June 25, 1998
Ms. Jane Coffin
Office of International Affairs
National Telecommunications and Information Administration (NTIA)
14th Street and Constitution Avenue, NW
Washington, DC 20230
Dear Ms. Coffin:
Thank you for giving the public the opportunity to comment on your staff discussion paper, Elements of Effective Self Regulation for Protection of Privacy. In my law practice I concentrate on Internet and information law topics, and I have seen that along with the exciting opportunities provided by the Internet, a number of controversial issues have developed within the unique environment of cyberspace. One of the most significant issues involves the personal privacy that is jeopardized as increasing amounts of personal information are collected and revealed electronically. I am very interested in informational privacy issues and have written several articles, including: Lost and Found in Cyberspace: Informational Privacy in the Age of the Internet, 34 SAN DIEGO LAW REVIEW 1153 (1997) and Everyone Knows You're a Dog: The EU Data Protection Directive and Personal Data, 1 JOURNAL OF INTERNET LAW 14 (March 1998).
In particular, I would like to comment on questions #1, #3 #5, and #10 as published in the June 5, 1998 FEDERAL REGISTER notice requesting comments.
Question #1: The discussion paper sets out nine specific characteristics of effective self regulation for privacy: awareness, choice, data security, data integrity, consumer access, accountability, consumer recourse, verification and consequences. Which of the individual elements set out in the draft discussion paper do you believe are necessary for self regulation to protect privacy? To what extent is each element necessary for effective self regulation? . . .
All nine specific characteristics are very important elements of privacy protection, and should be required whenever personally identifiable information--information that identifies a particular individual--is collected. Awareness, with its components-- notification, privacy policies, and consumer education-- is necessary whenever personal information is collected. Entities which collect personal information should be required to explicitly inform individuals when personal information is being collected and how this information might be used. Without awareness that personal information is being collected and how it will be used, consumers cannot make informed decisions about how much, if any, information to provide. The awareness element is particularly important in the online arena. This is because in the online arena, there are so many ways of collecting information surreptitiously. Much has been written about "cookies," and it is generally agreed that "cookies" are a relatively harmless means for Web site operators to learn about visits to their Web sites. However, cookies may become a means to invade personal privacy when combined with other online data collection practices, such as on-site registration and the collection of "clickstream" data. Many Web sites require on-site registration, including name, address, e-mail address, and sometimes interests and other personal information, in order to obtain access or certain benefits. "Clickstream" data is electronic records of user activity which online service providers can use to track an online user's navigation on the service. By using a combination of on-site registration and cookies and/or clickstream data, a Website owner has the means to develop an extensive profile of an individual, all without the knowledge of the individual. I have provided more information on this topic in my article, Lost and Found in Cyberspace: Informational Privacy in the Age of the Internet, which is available on the Internet at http://www.info-law.com/lost.html.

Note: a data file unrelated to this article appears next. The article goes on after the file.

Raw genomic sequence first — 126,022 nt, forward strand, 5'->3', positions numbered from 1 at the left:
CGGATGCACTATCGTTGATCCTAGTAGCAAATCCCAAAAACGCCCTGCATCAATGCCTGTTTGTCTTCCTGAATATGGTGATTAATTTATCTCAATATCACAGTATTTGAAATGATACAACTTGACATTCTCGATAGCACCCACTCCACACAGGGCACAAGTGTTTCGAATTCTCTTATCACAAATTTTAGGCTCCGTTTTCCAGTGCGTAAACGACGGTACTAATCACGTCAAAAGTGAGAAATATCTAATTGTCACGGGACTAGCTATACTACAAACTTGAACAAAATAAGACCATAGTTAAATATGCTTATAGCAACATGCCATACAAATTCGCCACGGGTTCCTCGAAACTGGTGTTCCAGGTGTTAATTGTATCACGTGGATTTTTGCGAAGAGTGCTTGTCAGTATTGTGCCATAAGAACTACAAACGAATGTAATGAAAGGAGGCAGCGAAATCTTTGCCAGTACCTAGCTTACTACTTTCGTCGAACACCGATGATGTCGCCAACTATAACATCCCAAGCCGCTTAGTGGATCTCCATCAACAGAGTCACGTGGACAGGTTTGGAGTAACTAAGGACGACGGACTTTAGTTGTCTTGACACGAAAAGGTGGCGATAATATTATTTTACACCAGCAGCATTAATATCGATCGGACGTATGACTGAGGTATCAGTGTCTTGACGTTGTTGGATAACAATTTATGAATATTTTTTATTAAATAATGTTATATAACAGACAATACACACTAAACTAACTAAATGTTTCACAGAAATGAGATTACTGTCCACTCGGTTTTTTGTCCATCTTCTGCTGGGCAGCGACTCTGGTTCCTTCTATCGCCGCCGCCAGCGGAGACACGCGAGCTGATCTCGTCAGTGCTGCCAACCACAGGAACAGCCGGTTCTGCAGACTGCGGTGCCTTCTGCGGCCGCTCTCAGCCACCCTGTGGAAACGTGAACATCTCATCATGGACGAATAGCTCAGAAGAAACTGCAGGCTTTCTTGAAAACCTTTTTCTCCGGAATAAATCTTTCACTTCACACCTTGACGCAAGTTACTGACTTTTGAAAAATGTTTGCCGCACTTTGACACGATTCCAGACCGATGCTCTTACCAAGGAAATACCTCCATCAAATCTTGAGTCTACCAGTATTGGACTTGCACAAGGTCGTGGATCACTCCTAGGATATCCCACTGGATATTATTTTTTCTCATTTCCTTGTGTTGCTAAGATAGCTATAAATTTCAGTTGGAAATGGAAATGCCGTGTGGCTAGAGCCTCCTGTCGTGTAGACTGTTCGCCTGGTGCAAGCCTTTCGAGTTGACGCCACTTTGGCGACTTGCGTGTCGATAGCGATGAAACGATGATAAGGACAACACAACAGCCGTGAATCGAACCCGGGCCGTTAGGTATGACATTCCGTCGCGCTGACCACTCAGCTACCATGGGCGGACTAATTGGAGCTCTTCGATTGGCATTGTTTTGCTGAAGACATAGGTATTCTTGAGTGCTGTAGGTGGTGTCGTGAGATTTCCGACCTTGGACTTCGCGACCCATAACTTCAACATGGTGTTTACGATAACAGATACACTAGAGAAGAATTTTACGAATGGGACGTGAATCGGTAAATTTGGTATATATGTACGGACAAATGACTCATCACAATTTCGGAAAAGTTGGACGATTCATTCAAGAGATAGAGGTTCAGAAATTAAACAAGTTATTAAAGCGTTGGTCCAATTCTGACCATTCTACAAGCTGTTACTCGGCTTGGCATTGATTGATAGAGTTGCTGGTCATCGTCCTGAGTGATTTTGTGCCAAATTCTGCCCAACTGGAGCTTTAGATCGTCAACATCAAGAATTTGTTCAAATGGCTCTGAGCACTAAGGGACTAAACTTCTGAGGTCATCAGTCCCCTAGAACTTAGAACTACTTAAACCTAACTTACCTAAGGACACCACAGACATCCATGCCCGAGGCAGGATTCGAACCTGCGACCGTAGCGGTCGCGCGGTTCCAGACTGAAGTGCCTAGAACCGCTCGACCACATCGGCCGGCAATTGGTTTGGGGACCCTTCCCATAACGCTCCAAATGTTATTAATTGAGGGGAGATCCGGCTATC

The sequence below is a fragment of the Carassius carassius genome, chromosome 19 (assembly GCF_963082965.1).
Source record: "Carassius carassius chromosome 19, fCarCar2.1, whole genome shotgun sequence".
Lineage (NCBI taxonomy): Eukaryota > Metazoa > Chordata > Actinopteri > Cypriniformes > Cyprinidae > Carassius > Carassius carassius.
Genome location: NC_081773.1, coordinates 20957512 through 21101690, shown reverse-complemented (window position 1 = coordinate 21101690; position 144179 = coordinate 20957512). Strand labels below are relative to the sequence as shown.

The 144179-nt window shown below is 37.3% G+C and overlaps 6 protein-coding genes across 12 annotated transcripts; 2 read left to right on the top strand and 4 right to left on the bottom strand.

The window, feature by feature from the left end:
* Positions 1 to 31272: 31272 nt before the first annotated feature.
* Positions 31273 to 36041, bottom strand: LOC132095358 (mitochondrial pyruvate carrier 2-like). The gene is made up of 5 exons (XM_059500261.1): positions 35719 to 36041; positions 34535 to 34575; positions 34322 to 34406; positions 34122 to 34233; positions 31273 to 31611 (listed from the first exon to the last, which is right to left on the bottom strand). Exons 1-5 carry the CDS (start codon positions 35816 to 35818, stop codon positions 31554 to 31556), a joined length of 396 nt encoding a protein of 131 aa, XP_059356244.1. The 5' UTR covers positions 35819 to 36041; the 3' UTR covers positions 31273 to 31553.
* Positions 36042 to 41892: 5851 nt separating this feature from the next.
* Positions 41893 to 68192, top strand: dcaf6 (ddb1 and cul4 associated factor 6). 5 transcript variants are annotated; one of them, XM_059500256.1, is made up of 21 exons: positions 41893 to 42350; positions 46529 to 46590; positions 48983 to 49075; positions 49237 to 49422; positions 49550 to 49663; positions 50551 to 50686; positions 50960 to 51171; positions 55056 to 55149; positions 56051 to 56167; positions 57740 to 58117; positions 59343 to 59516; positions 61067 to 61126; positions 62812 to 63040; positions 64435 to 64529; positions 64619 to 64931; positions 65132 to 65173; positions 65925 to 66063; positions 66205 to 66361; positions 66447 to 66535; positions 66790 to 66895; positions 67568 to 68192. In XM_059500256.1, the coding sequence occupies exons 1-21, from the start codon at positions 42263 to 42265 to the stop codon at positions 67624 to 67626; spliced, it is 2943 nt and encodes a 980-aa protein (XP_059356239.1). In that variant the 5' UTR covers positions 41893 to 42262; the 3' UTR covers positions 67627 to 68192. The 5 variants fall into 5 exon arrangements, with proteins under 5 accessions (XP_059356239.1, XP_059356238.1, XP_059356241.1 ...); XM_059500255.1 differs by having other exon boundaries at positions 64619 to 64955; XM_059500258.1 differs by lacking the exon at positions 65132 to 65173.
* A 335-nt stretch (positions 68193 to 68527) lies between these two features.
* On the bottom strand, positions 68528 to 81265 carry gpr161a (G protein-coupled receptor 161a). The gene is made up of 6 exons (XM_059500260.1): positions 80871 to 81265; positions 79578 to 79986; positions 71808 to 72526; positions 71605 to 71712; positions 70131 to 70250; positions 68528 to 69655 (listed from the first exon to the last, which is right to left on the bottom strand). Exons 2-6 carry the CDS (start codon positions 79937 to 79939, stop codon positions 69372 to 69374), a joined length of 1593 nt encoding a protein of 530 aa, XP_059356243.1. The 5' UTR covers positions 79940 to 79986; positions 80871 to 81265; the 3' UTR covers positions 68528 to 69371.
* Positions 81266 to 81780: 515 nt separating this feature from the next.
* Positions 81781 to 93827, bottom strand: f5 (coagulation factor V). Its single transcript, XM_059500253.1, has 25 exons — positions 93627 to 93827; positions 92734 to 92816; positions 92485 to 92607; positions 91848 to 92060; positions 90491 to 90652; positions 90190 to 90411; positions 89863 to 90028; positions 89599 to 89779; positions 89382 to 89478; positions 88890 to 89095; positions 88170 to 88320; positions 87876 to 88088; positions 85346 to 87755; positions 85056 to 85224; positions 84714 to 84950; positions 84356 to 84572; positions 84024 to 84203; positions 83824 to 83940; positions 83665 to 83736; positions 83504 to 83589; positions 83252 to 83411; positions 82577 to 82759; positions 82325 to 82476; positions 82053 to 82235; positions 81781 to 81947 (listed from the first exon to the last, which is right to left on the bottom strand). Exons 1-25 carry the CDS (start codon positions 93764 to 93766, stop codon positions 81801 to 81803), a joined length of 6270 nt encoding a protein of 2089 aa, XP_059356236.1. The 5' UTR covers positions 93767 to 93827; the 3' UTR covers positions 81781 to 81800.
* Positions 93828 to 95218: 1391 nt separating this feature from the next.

The elements, choice, data security, data integrity, and consumer access are all particularly important in situations in which entities collect, maintain, use, or disseminate records of identifiable personal information. When providing information which identifies them personally, individuals must have choice as to whether to divulge certain data, and/or to prevent additional uses of the data. Similarly, data security and data integrity must be ensured when entities collect identifiable personal information, and data subjects must be able to access records pertaining to them in order to make corrections when there are errors.
Accountability, consumer recourse, verification, and consequences are also essential elements for all situations in which companies collect personal data. The history of self regulation in the information industry indicates that without effective accountability and consequences for violations of fair information policies, self regulation in the information industry will not be sufficiently effective. For example, information industry fair information practice codes have been in existence since the early 1990s, but have not prevented fair information practice violations. As noted by Professors Paul M. Schwartz and Joel R. Reidenberg, in DATA PRIVACY LAW (1996) on pages 216-17: "[T]he Direct Marketing Association's (DMA) Code of Fair Information Practices stipulates that marketers should notify individuals of the collection of data for marketing purposes. The marketing departments of many companies belonging to the DMA, however, collect data directly from individuals for sale to third parties without notifying individuals. The code is not systematically honored by companies engaged in direct marketing activities."
Question #3 Please submit examples of existing privacy policies. In what ways do they effectively address concerns about privacy in the information to which they apply? In what ways do they fail?